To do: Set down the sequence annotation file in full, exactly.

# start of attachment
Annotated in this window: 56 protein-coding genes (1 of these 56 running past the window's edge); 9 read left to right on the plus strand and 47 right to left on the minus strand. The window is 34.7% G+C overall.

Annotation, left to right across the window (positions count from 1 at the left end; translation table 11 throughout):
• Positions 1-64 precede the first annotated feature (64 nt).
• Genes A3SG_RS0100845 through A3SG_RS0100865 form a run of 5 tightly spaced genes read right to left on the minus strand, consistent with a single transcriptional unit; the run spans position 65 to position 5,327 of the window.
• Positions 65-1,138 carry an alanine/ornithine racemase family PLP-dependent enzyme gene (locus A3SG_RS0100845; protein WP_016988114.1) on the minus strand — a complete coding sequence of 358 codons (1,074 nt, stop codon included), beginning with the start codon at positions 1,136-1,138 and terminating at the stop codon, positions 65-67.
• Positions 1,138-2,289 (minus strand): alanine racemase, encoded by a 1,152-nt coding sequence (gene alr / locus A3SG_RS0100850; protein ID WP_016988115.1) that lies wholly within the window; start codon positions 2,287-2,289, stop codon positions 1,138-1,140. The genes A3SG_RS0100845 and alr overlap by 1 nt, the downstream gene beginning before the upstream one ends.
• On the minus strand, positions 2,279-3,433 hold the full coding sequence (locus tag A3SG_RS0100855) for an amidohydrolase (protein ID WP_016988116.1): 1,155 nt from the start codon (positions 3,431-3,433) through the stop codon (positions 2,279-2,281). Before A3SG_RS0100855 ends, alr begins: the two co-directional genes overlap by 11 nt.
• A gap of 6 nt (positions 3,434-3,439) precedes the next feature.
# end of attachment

Annotated in this window: 56 protein-coding genes (1 of these 56 running past the window's edge); 9 read left to right on the plus strand and 47 right to left on the minus strand. The window is 34.7% G+C overall.

Annotation, left to right across the window (positions count from 1 at the left end; translation table 11 throughout):
• Positions 1-64 precede the first annotated feature (64 nt).
• Genes A3SG_RS0100845 through A3SG_RS0100865 form a run of 5 tightly spaced genes read right to left on the minus strand, consistent with a single transcriptional unit; the run spans position 65 to position 5,327 of the window.
• Positions 65-1,138 carry an alanine/ornithine racemase family PLP-dependent enzyme gene (locus A3SG_RS0100845; protein WP_016988114.1) on the minus strand — a complete coding sequence of 358 codons (1,074 nt, stop codon included), beginning with the start codon at positions 1,136-1,138 and terminating at the stop codon, positions 65-67.
• Positions 1,138-2,289 (minus strand): alanine racemase, encoded by a 1,152-nt coding sequence (gene alr / locus A3SG_RS0100850; protein ID WP_016988115.1) that lies wholly within the window; start codon positions 2,287-2,289, stop codon positions 1,138-1,140. The genes A3SG_RS0100845 and alr overlap by 1 nt, the downstream gene beginning before the upstream one ends.
• On the minus strand, positions 2,279-3,433 hold the full coding sequence (locus tag A3SG_RS0100855) for an amidohydrolase (protein ID WP_016988116.1): 1,155 nt from the start codon (positions 3,431-3,433) through the stop codon (positions 2,279-2,281). Before A3SG_RS0100855 ends, alr begins: the two co-directional genes overlap by 11 nt.
• A gap of 6 nt (positions 3,434-3,439) precedes the next feature.